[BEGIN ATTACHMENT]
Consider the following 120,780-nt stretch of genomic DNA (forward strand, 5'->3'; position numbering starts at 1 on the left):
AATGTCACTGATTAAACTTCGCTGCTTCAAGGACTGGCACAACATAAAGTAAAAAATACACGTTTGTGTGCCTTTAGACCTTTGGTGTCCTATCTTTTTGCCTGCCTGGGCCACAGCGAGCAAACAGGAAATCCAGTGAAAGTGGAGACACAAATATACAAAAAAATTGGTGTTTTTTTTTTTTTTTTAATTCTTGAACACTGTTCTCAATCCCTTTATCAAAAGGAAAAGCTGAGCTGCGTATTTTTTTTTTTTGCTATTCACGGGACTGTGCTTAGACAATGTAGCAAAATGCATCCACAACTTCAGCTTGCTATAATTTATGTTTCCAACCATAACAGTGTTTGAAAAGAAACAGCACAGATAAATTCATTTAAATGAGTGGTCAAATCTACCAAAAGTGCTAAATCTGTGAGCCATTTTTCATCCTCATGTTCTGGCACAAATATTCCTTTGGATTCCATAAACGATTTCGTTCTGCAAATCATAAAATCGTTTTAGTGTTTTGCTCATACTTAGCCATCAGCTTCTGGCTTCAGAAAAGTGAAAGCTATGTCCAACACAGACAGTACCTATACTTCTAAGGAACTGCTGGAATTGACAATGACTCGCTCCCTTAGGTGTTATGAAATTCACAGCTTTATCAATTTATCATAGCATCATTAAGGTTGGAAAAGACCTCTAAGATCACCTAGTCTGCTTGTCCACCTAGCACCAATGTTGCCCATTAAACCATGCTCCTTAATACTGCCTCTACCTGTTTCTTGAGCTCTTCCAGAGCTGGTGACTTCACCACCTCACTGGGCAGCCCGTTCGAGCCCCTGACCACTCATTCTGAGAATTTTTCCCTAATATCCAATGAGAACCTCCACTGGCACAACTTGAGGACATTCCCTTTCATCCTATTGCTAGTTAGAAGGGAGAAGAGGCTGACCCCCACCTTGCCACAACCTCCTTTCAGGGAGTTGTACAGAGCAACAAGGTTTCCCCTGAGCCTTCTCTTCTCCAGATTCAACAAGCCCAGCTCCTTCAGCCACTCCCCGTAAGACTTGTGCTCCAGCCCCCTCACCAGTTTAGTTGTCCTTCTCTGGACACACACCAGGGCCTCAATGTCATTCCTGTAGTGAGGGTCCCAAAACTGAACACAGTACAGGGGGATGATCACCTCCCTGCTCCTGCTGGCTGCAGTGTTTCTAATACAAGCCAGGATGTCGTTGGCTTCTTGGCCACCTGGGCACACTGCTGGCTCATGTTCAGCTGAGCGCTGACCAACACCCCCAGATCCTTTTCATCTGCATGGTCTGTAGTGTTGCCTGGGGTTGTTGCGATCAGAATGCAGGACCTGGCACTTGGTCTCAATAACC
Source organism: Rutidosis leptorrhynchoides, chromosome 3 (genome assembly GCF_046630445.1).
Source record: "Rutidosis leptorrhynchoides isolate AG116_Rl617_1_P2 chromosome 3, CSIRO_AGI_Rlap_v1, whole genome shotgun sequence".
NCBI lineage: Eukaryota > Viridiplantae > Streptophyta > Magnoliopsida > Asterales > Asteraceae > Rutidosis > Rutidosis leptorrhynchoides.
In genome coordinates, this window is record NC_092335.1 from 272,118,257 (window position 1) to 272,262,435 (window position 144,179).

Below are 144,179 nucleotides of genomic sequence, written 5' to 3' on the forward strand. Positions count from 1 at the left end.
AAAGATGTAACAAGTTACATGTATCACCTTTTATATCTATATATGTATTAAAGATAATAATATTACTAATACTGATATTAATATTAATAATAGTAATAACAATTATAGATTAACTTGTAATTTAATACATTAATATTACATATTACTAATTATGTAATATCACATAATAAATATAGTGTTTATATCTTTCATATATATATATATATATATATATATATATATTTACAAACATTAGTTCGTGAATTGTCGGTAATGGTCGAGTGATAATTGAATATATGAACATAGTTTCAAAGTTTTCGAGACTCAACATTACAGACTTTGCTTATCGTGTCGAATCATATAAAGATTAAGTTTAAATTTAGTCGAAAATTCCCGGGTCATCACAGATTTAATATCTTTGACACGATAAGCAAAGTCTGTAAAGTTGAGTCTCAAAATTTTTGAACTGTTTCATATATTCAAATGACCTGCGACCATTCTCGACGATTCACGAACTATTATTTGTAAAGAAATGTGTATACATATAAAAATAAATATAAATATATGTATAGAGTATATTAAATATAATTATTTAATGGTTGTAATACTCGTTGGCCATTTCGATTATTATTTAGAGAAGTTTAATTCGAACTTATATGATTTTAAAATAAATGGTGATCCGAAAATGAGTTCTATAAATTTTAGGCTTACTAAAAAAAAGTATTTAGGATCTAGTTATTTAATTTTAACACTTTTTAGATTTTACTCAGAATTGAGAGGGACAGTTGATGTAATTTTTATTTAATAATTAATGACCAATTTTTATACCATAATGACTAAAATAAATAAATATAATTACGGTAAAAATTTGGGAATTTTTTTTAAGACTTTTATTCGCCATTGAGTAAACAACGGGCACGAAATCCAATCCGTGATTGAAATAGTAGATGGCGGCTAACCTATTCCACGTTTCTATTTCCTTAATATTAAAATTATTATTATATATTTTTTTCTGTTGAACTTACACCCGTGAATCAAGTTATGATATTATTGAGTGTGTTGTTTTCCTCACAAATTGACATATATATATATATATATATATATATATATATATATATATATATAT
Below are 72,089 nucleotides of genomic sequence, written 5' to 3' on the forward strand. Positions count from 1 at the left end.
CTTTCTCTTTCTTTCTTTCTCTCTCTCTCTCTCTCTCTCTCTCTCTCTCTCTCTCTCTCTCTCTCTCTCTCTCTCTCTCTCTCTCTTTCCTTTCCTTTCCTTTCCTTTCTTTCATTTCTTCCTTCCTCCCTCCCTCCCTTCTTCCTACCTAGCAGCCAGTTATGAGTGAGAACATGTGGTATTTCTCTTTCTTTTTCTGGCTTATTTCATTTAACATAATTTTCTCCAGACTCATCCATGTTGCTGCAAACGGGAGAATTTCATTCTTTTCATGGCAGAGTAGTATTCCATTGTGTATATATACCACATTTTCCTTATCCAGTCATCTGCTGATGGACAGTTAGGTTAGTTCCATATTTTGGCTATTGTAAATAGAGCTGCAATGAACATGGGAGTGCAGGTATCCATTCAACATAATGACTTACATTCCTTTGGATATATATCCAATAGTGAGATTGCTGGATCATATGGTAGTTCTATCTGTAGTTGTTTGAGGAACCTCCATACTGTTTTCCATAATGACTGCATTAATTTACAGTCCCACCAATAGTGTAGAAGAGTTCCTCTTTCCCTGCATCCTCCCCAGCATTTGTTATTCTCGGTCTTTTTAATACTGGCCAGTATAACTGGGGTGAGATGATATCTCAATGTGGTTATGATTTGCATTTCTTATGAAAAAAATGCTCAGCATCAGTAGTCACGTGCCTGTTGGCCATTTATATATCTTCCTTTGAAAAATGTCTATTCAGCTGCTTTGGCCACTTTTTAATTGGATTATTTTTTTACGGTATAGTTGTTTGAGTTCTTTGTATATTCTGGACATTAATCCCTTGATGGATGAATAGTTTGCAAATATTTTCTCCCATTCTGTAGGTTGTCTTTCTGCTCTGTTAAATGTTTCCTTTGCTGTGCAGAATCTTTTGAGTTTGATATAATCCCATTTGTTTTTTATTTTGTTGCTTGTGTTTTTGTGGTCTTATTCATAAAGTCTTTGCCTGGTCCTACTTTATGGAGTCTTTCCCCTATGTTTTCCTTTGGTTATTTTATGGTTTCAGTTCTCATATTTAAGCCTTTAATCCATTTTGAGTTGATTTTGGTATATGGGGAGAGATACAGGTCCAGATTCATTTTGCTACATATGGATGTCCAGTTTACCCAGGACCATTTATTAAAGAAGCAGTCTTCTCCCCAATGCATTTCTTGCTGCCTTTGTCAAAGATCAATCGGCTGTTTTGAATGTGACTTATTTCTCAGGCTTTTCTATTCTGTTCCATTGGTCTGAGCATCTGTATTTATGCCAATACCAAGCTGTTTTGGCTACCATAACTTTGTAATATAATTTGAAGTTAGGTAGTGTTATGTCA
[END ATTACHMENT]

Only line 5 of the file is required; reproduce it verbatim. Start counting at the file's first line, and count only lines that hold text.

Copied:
NCBI lineage: Eukaryota > Viridiplantae > Streptophyta > Magnoliopsida > Asterales > Asteraceae > Rutidosis > Rutidosis leptorrhynchoides.